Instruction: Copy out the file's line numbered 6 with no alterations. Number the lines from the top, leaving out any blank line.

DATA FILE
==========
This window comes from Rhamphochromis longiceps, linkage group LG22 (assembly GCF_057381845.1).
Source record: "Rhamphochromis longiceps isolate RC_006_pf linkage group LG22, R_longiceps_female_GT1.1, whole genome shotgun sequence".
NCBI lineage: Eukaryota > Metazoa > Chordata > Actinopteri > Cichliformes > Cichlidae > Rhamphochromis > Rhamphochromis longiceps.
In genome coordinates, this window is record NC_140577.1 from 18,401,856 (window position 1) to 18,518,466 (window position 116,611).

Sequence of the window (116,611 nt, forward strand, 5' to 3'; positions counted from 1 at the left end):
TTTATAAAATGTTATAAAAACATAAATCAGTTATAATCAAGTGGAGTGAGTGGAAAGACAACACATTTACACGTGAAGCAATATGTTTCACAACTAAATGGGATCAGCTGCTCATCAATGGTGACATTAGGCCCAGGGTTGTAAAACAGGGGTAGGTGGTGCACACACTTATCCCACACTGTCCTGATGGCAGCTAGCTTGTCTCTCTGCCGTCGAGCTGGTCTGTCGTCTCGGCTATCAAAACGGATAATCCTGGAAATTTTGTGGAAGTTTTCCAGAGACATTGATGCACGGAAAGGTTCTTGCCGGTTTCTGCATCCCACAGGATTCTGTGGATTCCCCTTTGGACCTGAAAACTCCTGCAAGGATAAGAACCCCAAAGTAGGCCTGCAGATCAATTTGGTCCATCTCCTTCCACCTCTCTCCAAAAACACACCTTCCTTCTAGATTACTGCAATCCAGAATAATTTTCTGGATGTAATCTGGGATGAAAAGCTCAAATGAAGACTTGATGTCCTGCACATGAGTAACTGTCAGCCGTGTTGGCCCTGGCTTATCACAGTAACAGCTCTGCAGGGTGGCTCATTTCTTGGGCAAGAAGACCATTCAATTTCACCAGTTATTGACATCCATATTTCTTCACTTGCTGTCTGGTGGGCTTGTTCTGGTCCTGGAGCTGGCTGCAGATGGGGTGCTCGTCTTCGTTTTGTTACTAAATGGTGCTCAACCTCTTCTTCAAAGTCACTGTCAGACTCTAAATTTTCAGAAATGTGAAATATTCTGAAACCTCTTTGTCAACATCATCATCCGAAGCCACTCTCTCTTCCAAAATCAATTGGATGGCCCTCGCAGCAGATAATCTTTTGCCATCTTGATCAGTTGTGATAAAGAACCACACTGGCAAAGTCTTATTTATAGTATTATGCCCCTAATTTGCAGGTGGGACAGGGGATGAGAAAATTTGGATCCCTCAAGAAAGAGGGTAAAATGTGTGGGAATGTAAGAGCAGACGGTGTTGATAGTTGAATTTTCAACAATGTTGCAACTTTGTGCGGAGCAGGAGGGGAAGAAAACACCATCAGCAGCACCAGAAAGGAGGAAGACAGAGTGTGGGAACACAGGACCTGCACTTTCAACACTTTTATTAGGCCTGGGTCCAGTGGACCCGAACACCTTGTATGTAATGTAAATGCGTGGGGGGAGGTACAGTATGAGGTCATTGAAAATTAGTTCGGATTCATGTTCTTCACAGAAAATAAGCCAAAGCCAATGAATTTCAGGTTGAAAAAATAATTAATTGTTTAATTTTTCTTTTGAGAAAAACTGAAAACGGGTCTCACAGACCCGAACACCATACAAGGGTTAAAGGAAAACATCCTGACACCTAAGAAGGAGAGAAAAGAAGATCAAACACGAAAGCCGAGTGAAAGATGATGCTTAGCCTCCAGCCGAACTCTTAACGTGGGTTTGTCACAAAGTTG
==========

TTTATAAAATGTTATAAAAACATAAATCAGTTATAATCAAGTGGAGTGAGTGGAAAGACAACACATTTACACGTGAAGCAATATGTTTCACAACTAAATGGGATCAGCTGCTCATCAATGGTGACATTAGGCCCAGGGTTGTAAAACAGGGGTAGGTGGTGCACACACTTATCCCACACTGTCCTGATGGCAGCTAGCTTGTCTCTCTGCCGTCGAGCTGGTCTGTCGTCTCGGCTATCAAAACGGATAATCCTGGAAATTTTGTGGAAGTTTTCCAGAGACATTGATGCACGGAAAGGTTCTTGCCGGTTTCTGCATCCCACAGGATTCTGTGGATTCCCCTTTGGACCTGAAAACTCCTGCAAGGATAAGAACCCCAAAGTAGGCCTGCAGATCAATTTGGTCCATCTCCTTCCACCTCTCTCCAAAAACACACCTTCCTTCTAGATTACTGCAATCCAGAATAATTTTCTGGATGTAATCTGGGATGAAAAGCTCAAATGAAGACTTGATGTCCTGCACATGAGTAACTGTCAGCCGTGTTGGCCCTGGCTTATCACAGTAACAGCTCTGCAGGGTGGCTCATTTCTTGGGCAAGAAGACCATTCAATTTCACCAGTTATTGACATCCATATTTCTTCACTTGCTGTCTGGTGGGCTTGTTCTGGTCCTGGAGCTGGCTGCAGATGGGGTGCTCGTCTTCGTTTTGTTACTAAATGGTGCTCAACCTCTTCTTCAAAGTCACTGTCAGACTCTAAATTTTCAGAAATGTGAAATATTCTGAAACCTCTTTGTCAACATCATCATCCGAAGCCACTCTCTCTTCCAAAATCAATTGGATGGCCCTCGCAGCAGATAATCTTTTGCCATCTTGATCAGTTGTGATAAAGAACCACACTGGCAAAGTCTTATTTATAGTATTATGCCCCTAATTTGCAGGTGGGACAGGGGATGAGAAAATTTGGATCCCTCAAGAAAGAGGGTAAAATGTGTGGGAATGTAAGAGCAGACGGTGTTGATAGTTGAATTTTCAACAATGTTGCAACTTTGTGCGGAGCAGGAGGGGAAGAAAACACCATCAGCAGCACCAGAAAGGAGGAAGACAGAGTGTGGGAACACAGGACCTGCACTTTCAACACTTTTATTAGGCCTGGGTCCAGTGGACCCGAACACCTTGTATGTAATGTAAATGCGTGGGGGGAGGTACAGTATGAGGTCATTGAAAATTAGTTCGGATTCATGTTCTTCACAGAAAATAAGCCAAAGCCAATGAATTTCAGGTTGAAAAAATAATTAATTGTTTAATTTTTCTTTTGAGAAAAACTGAAAACGGGTCTCACAGACCCGAACACCATACAAGGGTTAAAGGAAAACATCCTGACACCTAAGAAGGAGAGAAAAGAAGATCAAACACGAAAGCCGAGTGAAAGATGATGCTTAGCCTCCAGCCGAACTCTTAACGTGGGTTTGTCACAAAGTTG